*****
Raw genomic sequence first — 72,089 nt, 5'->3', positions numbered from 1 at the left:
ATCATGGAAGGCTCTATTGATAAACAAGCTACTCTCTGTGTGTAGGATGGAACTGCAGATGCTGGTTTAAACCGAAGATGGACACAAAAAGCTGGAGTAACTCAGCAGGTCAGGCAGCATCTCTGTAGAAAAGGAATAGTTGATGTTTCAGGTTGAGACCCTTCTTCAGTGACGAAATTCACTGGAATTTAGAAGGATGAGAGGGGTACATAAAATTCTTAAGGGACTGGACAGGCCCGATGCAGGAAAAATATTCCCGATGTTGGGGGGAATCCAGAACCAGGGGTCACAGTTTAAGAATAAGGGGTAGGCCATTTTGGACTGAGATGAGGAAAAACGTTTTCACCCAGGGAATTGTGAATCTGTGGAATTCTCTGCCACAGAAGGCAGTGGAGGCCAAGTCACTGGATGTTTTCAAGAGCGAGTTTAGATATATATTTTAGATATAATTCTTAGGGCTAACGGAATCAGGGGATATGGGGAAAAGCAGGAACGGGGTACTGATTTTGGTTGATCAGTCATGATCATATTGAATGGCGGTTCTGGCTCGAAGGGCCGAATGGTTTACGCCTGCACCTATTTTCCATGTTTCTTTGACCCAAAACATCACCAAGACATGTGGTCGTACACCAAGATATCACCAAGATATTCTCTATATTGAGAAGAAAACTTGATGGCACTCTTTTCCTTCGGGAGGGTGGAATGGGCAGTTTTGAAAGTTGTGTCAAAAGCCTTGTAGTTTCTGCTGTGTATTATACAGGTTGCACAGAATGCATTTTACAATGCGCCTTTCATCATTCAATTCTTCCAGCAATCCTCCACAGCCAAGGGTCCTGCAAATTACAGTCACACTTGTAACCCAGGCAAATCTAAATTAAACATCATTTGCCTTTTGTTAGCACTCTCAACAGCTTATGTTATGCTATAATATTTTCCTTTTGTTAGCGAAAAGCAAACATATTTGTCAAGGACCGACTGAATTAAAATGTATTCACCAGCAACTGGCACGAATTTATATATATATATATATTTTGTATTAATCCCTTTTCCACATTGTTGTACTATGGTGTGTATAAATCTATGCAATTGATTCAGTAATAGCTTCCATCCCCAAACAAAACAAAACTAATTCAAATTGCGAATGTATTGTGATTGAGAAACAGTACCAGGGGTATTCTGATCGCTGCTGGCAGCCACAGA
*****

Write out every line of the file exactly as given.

Raw genomic sequence first — 72,089 nt, 5'->3', positions numbered from 1 at the left:
ATCATGGAAGGCTCTATTGATAAACAAGCTACTCTCTGTGTGTAGGATGGAACTGCAGATGCTGGTTTAAACCGAAGATGGACACAAAAAGCTGGAGTAACTCAGCAGGTCAGGCAGCATCTCTGTAGAAAAGGAATAGTTGATGTTTCAGGTTGAGACCCTTCTTCAGTGACGAAATTCACTGGAATTTAGAAGGATGAGAGGGGTACATAAAATTCTTAAGGGACTGGACAGGCCCGATGCAGGAAAAATATTCCCGATGTTGGGGGGAATCCAGAACCAGGGGTCACAGTTTAAGAATAAGGGGTAGGCCATTTTGGACTGAGATGAGGAAAAACGTTTTCACCCAGGGAATTGTGAATCTGTGGAATTCTCTGCCACAGAAGGCAGTGGAGGCCAAGTCACTGGATGTTTTCAAGAGCGAGTTTAGATATATATTTTAGATATAATTCTTAGGGCTAACGGAATCAGGGGATATGGGGAAAAGCAGGAACGGGGTACTGATTTTGGTTGATCAGTCATGATCATATTGAATGGCGGTTCTGGCTCGAAGGGCCGAATGGTTTACGCCTGCACCTATTTTCCATGTTTCTTTGACCCAAAACATCACCAAGACATGTGGTCGTACACCAAGATATCACCAAGATATTCTCTATATTGAGAAGAAAACTTGATGGCACTCTTTTCCTTCGGGAGGGTGGAATGGGCAGTTTTGAAAGTTGTGTCAAAAGCCTTGTAGTTTCTGCTGTGTATTATACAGGTTGCACAGAATGCATTTTACAATGCGCCTTTCATCATTCAATTCTTCCAGCAATCCTCCACAGCCAAGGGTCCTGCAAATTACAGTCACACTTGTAACCCAGGCAAATCTAAATTAAACATCATTTGCCTTTTGTTAGCACTCTCAACAGCTTATGTTATGCTATAATATTTTCCTTTTGTTAGCGAAAAGCAAACATATTTGTCAAGGACCGACTGAATTAAAATGTATTCACCAGCAACTGGCACGAATTTATATATATATATATATTTTGTATTAATCCCTTTTCCACATTGTTGTACTATGGTGTGTATAAATCTATGCAATTGATTCAGTAATAGCTTCCATCCCCAAACAAAACAAAACTAATTCAAATTGCGAATGTATTGTGATTGAGAAACAGTACCAGGGGTATTCTGATCGCTGCTGGCAGCCACAGA